Rich in Congress

      Rich in Congress

      President Harry Truman once said “No young man should go into politics if he wants to get rich.” Maybe that was true once upon a time. Today, lots of people get rich in public service. In this week’s cover story, we investigate some wealthy members of Congress— past and present. Some are self-made. For others— their road to riches is paved with controversy.

      As we've fallen further into debt as a nation our members of Congress have collectively grown richer.

      Baumgart: We found that 60 percent on average of members have grown their net worths upon arriving in Congress at a rate that is faster than the American public than the average household, members of Congress lost less money during the recession.

      Alex Baumgart is a researcher at the watchdog Center for Responsive Politics. We asked him to crunch the latest financials for 435 members of the House of Representatives and 100 Senators. The richest member overall and for the past decade is car alarm mogul Congressman Darrell Issa whose net worth is estimated at more than $323-million dollars. Next is Democrat Jared Polis, a tech guru, at 308 million. The richest Senator is Democrat Mark Warner. He made a killing as a venture capitalist. And rounding out the Top Ten are: John Delaney, Dave Trott, Trey Hollingsworth, Don Beyer, Tom Rooney, Dianne Feinstein, and Chris Collins.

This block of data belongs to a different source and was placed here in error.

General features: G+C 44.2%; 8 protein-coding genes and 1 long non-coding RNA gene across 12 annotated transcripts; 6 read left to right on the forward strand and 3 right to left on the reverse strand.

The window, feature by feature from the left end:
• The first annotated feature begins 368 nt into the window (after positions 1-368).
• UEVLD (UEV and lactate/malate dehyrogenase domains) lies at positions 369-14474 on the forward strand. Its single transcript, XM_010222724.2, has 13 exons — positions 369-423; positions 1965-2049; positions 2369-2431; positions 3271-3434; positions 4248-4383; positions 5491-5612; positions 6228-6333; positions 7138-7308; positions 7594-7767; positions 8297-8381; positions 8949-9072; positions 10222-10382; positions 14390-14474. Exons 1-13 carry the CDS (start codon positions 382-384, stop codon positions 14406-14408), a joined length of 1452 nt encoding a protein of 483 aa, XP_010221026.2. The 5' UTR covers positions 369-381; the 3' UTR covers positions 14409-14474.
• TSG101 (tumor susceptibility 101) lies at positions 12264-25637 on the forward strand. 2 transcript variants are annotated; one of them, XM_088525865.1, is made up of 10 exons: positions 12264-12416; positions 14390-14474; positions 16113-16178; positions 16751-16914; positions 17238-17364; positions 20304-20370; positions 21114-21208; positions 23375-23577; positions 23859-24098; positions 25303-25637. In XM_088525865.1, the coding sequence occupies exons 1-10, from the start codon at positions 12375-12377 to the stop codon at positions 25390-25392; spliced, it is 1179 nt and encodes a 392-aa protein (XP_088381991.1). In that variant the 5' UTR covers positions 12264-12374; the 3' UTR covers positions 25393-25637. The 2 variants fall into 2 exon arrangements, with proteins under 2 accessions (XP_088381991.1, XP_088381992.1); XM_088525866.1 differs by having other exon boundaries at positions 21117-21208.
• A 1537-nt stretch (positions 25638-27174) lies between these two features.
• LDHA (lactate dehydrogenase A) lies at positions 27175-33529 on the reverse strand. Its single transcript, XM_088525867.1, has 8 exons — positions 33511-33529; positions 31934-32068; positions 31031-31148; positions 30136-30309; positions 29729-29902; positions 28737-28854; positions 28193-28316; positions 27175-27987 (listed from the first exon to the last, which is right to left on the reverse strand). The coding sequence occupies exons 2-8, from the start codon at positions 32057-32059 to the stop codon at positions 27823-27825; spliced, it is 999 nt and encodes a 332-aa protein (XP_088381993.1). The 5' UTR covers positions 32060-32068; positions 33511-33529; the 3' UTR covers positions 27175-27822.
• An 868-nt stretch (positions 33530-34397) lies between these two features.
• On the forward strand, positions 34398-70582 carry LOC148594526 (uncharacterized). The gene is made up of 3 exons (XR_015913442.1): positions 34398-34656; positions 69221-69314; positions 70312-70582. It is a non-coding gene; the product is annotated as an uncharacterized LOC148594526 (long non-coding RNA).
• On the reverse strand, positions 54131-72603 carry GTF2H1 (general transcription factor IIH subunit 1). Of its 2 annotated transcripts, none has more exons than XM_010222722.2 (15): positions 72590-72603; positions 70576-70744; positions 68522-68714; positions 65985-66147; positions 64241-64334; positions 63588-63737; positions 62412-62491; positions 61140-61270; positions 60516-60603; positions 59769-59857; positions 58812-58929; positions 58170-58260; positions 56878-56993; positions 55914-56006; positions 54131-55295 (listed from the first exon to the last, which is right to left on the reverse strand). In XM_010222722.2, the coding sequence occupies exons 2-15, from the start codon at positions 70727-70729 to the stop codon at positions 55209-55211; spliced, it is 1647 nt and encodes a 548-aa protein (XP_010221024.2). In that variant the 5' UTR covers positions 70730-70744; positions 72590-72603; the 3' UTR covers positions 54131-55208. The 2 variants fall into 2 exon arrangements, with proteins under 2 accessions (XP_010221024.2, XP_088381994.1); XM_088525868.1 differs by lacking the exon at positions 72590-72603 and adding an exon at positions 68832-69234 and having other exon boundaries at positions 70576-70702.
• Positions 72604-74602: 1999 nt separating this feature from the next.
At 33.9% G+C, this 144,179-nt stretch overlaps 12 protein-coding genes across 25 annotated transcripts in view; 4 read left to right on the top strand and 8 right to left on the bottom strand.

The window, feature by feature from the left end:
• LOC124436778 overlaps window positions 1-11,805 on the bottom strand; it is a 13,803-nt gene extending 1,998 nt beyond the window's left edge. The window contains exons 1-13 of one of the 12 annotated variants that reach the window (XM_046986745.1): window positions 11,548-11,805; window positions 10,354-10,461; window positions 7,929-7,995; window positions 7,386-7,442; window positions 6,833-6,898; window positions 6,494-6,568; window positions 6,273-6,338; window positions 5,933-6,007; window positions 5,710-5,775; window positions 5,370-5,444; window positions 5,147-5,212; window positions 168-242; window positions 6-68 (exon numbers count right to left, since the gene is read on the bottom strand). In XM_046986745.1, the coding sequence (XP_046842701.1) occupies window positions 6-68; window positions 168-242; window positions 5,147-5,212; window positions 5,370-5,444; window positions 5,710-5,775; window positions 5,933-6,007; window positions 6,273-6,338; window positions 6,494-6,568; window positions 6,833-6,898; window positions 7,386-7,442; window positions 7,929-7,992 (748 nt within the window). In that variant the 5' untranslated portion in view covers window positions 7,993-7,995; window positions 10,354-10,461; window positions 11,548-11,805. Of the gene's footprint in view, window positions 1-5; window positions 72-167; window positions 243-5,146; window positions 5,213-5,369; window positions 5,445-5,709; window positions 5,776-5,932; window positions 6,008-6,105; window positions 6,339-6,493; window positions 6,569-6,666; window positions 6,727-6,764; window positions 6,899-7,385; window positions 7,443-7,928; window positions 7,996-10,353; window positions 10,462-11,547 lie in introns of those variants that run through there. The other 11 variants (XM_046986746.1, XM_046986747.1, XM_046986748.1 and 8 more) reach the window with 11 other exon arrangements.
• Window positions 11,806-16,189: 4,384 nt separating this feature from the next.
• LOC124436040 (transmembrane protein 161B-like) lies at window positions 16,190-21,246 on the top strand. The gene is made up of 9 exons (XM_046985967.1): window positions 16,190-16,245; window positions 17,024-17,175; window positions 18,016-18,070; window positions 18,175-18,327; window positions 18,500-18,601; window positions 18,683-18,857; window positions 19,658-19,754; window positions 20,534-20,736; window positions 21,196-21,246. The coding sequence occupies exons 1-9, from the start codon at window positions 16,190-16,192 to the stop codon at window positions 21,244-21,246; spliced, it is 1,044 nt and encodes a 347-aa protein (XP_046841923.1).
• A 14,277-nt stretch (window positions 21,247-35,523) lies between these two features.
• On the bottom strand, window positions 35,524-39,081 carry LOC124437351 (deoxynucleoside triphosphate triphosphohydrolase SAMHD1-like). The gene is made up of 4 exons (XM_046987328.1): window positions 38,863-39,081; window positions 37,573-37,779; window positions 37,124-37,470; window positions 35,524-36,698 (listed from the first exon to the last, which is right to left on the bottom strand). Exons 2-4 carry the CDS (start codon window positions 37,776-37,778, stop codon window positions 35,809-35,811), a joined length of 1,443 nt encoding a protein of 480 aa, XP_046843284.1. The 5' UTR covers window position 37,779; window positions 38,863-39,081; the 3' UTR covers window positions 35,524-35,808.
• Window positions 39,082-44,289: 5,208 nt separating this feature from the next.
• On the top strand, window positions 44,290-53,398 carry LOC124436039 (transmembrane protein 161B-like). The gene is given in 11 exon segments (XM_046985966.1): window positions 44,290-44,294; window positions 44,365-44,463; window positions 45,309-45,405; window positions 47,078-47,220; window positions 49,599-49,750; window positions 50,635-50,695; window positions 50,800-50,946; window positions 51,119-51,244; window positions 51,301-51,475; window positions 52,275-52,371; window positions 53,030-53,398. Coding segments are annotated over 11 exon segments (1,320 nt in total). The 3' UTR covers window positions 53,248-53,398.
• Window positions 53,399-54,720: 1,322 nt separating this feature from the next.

Some were rich coming in. Many have gotten a lot richer while in public office.

      Baumgart: For the years that we've been keeping track of the data from 2004 to 2016, the median net worth of Congress has grown from $619,000 to one point 2 million.

      Sharyl: And how does that compare to ordinary Americans?

      Baumgart: Average Americans have seen their median net worth stay about the same, sitting at about $90,000.

      Among the current members of Congress who have gained the most wealth since they were elected: Polis has seen a $132 million dollars increase since 2007. That's attributed to a tech company he founded that's rebounded since the recession. Issa's investments have netted him a $119 million dollar increase since 2004. And Republican Tom Rooney has gone from owing money in 2013 to $107 million dollars after inheriting family trusts and ownership stake in the Pittsburgh Steelers. Delaney has gained $80 million dollars since 2011 due to business dealings and investments.

      But how do so many members manage to accumulate millions on $174-thousand dollar a year public salaries? The answer is a mixed bag of honest work, luck and *sometimes* as it turns out - temptation.